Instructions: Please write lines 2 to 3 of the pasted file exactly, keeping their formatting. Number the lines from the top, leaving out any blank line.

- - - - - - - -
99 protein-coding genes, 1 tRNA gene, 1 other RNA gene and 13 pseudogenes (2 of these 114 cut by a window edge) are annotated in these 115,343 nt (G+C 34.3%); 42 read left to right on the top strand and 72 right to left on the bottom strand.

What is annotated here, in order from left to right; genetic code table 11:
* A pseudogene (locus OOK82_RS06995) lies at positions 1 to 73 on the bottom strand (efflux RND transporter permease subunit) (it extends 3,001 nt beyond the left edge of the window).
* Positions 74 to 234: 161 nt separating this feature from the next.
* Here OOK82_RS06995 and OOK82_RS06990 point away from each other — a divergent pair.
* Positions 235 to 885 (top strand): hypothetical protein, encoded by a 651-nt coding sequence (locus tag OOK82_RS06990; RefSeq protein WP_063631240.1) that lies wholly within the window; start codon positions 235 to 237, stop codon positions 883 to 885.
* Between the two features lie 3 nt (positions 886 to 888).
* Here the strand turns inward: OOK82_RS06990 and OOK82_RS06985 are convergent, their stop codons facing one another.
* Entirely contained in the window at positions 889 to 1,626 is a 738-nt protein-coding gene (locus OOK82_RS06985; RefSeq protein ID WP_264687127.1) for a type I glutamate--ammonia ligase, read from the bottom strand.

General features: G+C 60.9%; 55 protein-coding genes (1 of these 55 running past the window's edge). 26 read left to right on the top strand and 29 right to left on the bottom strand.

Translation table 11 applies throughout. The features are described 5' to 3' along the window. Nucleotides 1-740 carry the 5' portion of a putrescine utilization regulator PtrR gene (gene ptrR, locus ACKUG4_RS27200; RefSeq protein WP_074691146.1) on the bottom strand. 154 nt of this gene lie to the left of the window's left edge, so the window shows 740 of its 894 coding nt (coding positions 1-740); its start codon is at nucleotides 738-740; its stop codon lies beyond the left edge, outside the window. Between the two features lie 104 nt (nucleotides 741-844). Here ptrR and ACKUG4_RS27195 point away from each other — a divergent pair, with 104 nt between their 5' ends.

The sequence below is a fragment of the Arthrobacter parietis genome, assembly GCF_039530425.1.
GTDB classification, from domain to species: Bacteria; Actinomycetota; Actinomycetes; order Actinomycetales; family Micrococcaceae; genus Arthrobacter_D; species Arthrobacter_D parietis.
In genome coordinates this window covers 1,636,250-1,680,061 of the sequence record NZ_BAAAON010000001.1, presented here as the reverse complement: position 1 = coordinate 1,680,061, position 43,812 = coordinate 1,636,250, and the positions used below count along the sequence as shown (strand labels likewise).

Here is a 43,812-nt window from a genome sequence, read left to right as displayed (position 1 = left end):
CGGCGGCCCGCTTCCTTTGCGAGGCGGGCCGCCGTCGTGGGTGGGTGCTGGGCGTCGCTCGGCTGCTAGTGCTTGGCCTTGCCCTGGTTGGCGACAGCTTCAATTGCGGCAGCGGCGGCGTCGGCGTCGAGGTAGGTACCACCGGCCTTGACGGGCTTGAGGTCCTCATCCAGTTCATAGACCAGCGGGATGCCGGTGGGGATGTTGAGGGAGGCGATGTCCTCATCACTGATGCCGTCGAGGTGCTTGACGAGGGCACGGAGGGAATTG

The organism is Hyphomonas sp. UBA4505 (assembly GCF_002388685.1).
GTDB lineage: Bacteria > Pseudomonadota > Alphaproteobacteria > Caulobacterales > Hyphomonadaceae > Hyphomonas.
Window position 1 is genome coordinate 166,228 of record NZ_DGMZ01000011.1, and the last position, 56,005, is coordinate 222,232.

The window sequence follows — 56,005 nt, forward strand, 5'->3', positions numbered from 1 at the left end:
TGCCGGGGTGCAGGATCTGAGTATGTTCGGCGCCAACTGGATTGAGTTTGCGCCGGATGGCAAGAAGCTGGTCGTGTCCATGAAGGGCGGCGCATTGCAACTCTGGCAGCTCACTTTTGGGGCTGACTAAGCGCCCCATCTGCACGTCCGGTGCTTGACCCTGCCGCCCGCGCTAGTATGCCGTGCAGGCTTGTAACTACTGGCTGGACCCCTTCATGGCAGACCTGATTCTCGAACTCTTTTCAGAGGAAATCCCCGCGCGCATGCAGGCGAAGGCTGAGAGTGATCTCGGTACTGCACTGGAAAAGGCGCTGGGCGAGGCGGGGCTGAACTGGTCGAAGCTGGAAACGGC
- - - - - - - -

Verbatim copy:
What is annotated here, in order from left to right; genetic code table 11:
* A pseudogene (locus OOK82_RS06995) lies at positions 1 to 73 on the bottom strand (efflux RND transporter permease subunit) (it extends 3,001 nt beyond the left edge of the window).